Crime scene investigation (CSI) is the complex act of reconstructing the dynamics that led to a crime and the circumstances of its perpetration. Crystallizing the CSI is a difficult task for the forensic pathologist; however, it is often requested by the public prosecutor and many judicial cases remain unsolved precisely for this reason. Recent years have seen an improvement in the ability of 3D scanning technology to obtain dense surface scans of large-scale spaces, for surveying, engineering, archaeology, and medical purposes such as forensics. The applications of this new technology are growing every day: forensic measurement of wounds in clinical reports, for example, reconstruction of traffic accidents, bullet trajectory studies in gunshot wounds, and 3D bloodstain pattern analysis. A retrospective analysis was conducted across all crime scene investigations performed by the forensic staff of the Department of Forensic Pathology of the University of Catania from January 2019 to June 2022. Inclusion criteria were the use of a laser scanner (LS), the use of a camera, a full investigative scene, and collection of circumstantial data thanks to the help of the judicial police. Cases in which the LS was not used were excluded. Out of 200 CSIs, 5 were included in the present study. In case number 1, the use of the LS made it possible to create a complete scale plan of the crime scene in a few hours, allowing a ship to be quickly returned to the judicial police officer. In case 2 (fall from a height), the LS clarified the suicidal intent of the deceased. In case number 3 it was possible to reconstruct a crime scene after many years. In case 4, the LS provided a great contribution in making a differential diagnosis between suicide and homicide. In case 5, the LS was fundamental for the COVID team in planning the study of COVID-19 pathways and areas within a hospital with the aim of reduction of nosocomial transmission. In conclusion, the use of the LS allowed the forensic staff to crystallize the investigative scene, making it a useful tool.

Advances in Technologies in Crime Scene Investigation

Sessa F.;Cocimano G.;Zuccarello P.;Roccuzzo S.;Salerno M.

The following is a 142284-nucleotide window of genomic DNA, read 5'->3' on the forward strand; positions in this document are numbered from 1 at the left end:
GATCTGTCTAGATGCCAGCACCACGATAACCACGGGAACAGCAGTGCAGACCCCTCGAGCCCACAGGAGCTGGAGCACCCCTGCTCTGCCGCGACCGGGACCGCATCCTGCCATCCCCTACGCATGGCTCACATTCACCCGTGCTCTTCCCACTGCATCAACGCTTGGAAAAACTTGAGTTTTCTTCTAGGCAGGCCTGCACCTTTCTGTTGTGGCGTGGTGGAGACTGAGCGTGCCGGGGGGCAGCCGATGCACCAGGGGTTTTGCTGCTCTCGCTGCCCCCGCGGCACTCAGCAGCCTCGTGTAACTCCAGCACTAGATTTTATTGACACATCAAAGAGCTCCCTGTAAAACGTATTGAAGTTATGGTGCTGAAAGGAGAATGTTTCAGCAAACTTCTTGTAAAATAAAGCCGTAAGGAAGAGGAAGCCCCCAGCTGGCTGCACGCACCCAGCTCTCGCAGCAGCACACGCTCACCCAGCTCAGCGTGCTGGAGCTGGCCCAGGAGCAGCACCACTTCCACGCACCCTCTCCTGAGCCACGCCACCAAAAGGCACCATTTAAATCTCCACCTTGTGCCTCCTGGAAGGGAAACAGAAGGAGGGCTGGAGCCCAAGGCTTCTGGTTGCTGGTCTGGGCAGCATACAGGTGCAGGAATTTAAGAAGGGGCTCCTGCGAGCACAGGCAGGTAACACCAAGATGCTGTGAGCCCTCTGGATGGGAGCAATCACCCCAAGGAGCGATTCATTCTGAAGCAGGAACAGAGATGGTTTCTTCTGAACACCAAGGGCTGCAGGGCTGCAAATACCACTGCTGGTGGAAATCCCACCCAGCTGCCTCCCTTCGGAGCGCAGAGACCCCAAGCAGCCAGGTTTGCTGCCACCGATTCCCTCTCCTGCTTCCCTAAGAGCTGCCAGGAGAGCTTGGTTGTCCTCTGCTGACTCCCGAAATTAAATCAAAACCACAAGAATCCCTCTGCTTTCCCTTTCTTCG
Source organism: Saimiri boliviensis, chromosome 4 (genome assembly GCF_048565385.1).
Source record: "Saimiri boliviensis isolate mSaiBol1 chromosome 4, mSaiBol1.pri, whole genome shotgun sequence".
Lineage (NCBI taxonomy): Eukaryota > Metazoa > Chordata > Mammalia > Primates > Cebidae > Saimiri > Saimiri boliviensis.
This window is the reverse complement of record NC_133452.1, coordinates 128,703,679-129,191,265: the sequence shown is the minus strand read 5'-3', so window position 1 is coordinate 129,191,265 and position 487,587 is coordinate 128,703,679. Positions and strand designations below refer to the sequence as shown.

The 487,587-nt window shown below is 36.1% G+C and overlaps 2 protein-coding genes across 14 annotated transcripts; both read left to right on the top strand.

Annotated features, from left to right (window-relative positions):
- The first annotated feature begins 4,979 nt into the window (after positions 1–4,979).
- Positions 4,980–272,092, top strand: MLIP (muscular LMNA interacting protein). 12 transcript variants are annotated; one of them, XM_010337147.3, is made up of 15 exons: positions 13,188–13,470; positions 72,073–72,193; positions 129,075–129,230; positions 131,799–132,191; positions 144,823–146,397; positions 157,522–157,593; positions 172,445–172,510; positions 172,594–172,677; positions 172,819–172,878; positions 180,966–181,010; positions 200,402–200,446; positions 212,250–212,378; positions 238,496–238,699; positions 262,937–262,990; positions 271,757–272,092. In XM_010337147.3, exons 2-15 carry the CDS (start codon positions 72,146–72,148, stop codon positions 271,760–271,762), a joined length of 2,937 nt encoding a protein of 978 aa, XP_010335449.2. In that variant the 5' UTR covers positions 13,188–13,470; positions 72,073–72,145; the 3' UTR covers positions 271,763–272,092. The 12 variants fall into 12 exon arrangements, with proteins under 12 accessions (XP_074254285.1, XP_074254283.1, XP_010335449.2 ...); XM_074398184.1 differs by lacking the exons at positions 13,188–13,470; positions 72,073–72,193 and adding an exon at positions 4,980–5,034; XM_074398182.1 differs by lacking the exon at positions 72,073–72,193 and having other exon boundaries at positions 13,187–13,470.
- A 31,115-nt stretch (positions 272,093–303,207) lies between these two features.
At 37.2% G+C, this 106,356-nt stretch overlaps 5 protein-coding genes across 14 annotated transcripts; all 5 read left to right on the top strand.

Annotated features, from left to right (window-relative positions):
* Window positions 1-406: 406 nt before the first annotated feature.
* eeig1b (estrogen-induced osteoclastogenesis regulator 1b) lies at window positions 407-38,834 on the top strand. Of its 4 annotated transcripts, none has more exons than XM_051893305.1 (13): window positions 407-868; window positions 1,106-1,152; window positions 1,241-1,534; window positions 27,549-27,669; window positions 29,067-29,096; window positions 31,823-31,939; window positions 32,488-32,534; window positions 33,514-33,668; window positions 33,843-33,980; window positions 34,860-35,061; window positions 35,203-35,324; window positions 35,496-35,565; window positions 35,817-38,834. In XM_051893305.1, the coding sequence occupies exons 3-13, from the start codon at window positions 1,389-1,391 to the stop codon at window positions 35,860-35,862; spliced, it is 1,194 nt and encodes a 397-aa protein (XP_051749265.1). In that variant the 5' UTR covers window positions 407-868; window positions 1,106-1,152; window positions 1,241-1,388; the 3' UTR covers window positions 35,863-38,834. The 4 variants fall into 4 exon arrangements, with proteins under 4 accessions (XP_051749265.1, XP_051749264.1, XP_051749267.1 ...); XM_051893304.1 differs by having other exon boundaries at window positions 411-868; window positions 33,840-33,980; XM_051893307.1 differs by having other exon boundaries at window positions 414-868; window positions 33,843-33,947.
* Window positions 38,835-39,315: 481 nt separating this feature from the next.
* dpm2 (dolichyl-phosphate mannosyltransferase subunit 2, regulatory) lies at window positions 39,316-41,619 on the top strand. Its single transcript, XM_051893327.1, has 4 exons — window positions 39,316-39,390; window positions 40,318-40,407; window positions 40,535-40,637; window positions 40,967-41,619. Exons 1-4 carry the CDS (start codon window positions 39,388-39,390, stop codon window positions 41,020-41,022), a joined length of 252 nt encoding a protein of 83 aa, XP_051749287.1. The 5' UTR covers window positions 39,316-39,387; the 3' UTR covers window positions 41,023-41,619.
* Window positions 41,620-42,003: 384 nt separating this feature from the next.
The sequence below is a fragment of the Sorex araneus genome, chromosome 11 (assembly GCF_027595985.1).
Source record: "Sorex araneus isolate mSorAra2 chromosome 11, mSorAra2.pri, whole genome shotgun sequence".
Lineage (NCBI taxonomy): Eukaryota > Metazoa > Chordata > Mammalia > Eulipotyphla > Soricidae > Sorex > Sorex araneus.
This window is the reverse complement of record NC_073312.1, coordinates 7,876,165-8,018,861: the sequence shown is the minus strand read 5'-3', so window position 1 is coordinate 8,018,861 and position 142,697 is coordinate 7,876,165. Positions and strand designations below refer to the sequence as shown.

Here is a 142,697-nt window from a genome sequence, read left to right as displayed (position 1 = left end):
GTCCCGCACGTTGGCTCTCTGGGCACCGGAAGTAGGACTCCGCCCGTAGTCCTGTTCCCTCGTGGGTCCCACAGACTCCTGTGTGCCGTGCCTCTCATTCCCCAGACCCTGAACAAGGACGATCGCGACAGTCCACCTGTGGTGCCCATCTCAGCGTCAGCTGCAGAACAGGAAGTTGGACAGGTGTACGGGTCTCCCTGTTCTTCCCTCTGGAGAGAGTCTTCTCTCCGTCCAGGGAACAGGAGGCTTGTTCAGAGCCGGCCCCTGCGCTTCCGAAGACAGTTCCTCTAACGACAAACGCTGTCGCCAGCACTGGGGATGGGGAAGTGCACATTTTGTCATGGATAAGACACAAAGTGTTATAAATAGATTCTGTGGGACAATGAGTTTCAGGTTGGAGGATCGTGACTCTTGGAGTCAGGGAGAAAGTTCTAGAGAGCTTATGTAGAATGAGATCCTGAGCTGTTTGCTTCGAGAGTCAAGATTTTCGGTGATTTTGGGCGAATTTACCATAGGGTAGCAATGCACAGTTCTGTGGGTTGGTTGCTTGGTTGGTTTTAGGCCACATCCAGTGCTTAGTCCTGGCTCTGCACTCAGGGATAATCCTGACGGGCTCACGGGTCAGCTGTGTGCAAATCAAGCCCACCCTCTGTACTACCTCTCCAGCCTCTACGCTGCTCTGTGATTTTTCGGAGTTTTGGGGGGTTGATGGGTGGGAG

2023-01-01

Abstract

Crime scene investigation (CSI) is the complex act of reconstructing the dynamics that led to a crime and the circumstances of its perpetration. Crystallizing the CSI is a difficult task for the forensic pathologist; however, it is often requested by the public prosecutor and many judicial cases remain unsolved precisely for this reason. Recent years have seen an improvement in the ability of 3D scanning technology to obtain dense surface scans of large-scale spaces, for surveying, engineering, archaeology, and medical purposes such as forensics. The applications of this new technology are growing every day: forensic measurement of wounds in clinical reports, for example, reconstruction of traffic accidents, bullet trajectory studies in gunshot wounds, and 3D bloodstain pattern analysis. A retrospective analysis was conducted across all crime scene investigations performed by the forensic staff of the Department of Forensic Pathology of the University of Catania from January 2019 to June 2022. Inclusion criteria were the use of a laser scanner (LS), the use of a camera, a full investigative scene, and collection of circumstantial data thanks to the help of the judicial police. Cases in which the LS was not used were excluded. Out of 200 CSIs, 5 were included in the present study. In case number 1, the use of the LS made it possible to create a complete scale plan of the crime scene in a few hours, allowing a ship to be quickly returned to the judicial police officer. In case 2 (fall from a height), the LS clarified the suicidal intent of the deceased. In case number 3 it was possible to reconstruct a crime scene after many years. In case 4, the LS provided a great contribution in making a differential diagnosis between suicide and homicide. In case 5, the LS was fundamental for the COVID team in planning the study of COVID-19 pathways and areas within a hospital with the aim of reduction of nosocomial transmission. In conclusion, the use of the LS allowed the forensic staff to crystallize the investigative scene, making it a useful tool.
2023
crime scene investigation
forensic imaging
laser scanner
technological advances
three-dimensional (3D) imaging
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Utilizza questo identificativo per citare o creare un link a questo documento: https://hdl.handle.net/20.500.11769/586431
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